Market to Your Strengths

If your business is gaining ground, you’ve done a good job of multiplying the internal forces of your abilities and resources with the the external forces at work in the market opportunities you’re pursuing—at least for the moment.

If you’re just starting out or are either standing still or losing ground, however, it’s essential that you do two things. As outlined above, you must first make sure that you’re pursuing a market opportunity that is on its way up and not stalled or declining. Second, you must take inventory of your strengths, weaknesses and other internal factors in order to ensure that you’re truly in the best position to take advantage of the market opportunity you see.

It’s not always easy to be honest with ourselves when we take this inventory—especially when we get our hearts set on something. We may genuinely see a golden opportunity in a market-space, but we don’t realize that we’re either not well positioned or don’t have the practical ability to pursue the opportunity. Reasons include being under capitalized or under-qualified.

Now let me acknowledge that there are plenty of industries and market-spaces where there’s room for many competitors to thrive. If you’re struggling, it may just be a matter of collaborating with us to make some simple adjustments. Having said that, there are cases where a business needs a more fundamental market opportunity analysis in order to determine the market escalators that you are most poised to climb. This is why Lenker Consulting exists—to help you think through your market opportunities and overcome the forces that work against your efforts to attain higher levels of success.

Please contact us. We’d love to offer you a free initial consultation so that you can see how we think and how we might collaborate with you to help your business gain the high ground.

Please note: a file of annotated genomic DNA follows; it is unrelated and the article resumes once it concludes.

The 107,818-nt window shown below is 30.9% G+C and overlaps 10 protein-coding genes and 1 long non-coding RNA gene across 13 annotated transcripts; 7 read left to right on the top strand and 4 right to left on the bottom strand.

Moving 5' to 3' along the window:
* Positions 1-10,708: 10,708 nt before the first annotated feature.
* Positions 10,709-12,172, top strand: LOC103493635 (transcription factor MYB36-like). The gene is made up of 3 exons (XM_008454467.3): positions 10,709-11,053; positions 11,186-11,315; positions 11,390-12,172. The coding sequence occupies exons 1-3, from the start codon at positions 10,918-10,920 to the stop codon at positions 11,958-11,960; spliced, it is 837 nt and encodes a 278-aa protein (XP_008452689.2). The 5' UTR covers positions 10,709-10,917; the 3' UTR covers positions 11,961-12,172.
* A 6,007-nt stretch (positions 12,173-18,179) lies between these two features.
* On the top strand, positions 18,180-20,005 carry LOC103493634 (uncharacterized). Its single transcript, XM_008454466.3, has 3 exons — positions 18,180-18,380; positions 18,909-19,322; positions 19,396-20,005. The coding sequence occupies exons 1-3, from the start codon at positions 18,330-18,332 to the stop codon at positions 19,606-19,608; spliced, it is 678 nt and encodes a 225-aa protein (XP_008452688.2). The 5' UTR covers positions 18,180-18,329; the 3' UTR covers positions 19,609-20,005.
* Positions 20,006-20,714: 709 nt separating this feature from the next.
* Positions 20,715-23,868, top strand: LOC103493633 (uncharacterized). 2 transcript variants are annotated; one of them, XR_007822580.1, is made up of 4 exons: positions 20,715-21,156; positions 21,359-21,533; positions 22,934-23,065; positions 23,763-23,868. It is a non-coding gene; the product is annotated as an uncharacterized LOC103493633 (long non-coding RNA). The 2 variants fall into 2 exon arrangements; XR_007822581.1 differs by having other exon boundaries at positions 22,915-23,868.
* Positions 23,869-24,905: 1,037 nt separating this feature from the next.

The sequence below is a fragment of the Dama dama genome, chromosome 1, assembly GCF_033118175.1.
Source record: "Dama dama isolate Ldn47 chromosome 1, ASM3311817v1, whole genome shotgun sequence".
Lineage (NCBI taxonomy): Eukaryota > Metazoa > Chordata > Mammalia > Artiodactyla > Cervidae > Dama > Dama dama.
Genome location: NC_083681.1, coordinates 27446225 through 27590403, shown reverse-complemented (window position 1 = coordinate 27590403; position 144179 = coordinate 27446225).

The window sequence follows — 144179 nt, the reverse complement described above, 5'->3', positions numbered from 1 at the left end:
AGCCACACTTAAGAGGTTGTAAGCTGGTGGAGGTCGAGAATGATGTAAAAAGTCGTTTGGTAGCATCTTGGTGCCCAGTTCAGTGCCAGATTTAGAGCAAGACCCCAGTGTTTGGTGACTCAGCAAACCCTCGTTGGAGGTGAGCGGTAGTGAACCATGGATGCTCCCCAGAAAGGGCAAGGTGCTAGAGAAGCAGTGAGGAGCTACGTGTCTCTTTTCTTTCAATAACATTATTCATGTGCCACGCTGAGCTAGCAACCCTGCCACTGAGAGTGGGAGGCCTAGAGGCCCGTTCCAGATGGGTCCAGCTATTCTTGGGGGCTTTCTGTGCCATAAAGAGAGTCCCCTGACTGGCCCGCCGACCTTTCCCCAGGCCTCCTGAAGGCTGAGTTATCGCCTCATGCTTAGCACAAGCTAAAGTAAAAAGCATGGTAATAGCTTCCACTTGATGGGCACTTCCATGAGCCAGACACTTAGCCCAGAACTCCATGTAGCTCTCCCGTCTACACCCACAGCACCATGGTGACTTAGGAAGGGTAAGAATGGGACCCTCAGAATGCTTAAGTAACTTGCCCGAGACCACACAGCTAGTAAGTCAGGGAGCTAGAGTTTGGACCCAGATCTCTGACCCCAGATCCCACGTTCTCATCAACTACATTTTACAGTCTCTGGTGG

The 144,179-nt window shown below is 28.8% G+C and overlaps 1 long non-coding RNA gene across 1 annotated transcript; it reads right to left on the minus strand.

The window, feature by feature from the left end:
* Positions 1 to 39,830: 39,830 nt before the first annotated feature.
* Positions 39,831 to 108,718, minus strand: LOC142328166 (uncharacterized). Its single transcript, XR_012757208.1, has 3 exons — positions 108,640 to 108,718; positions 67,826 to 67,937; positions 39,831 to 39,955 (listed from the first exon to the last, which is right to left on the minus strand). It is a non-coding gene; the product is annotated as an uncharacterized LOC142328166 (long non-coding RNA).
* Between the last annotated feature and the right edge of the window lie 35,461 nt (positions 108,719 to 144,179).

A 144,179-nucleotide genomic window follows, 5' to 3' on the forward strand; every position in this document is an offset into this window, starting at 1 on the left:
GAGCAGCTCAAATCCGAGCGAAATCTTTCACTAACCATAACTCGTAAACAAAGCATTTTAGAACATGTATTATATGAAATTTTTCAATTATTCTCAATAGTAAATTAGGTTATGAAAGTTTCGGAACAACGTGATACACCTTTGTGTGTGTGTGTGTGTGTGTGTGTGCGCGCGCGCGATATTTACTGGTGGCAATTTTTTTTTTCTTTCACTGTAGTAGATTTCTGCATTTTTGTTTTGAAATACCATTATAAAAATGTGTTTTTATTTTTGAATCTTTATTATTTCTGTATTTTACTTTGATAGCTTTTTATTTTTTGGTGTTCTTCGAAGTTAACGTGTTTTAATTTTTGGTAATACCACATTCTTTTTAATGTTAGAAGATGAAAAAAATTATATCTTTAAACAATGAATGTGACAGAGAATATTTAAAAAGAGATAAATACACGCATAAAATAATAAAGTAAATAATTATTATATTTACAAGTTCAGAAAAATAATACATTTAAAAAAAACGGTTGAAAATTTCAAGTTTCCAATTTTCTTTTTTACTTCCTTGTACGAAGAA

Key Takeaways

ONE: If you’re gaining ground in your market-space, congratulations. It’s likely that there’s energy built into the product/service lifecycle that is working in your favor and that you’ve effectively employed your unique abilities. There are two things to keep in the forefront of your mind as you climb: First, it’s essential that you understand how you’re differentiated from competitors who are also trying to ride the opportunity. Second, it’s essential that, when the momentum in the market starts to shift, you’ve identified ways to innovate so that you can ride a new product/service lifecycle curve without missing a beat.

TWO: If you’re just starting out in your market-space or are either standing still or losing ground, make sure that the market opportunity genuinely represents an opportunity for you based on your unique abilities, qualifications and resources. You must also be certain that you’re entering early enough in the product/service lifecycle that the opportunity’s momentum is helping rather than diminishing your success.


While there are many factors that ultimately contribute to the current condition your business, how you got to where you are is largely determined by how clear you are on the following:

  1. Why you offer what you offer and to whom, when and where you interact with your consumers and what you should ask them to do in each of these interactions in order to successfully drive the relationship forward.
  2. How you should design your products, services, and messaging to provide experiences that successfully influence people to say “yes” to you at every point of interaction.

When we explore these areas of inquiry, they should reveal just how strong a given market opportunity is and how well suited your business is to effectively leverage that opportunity to maximize your success.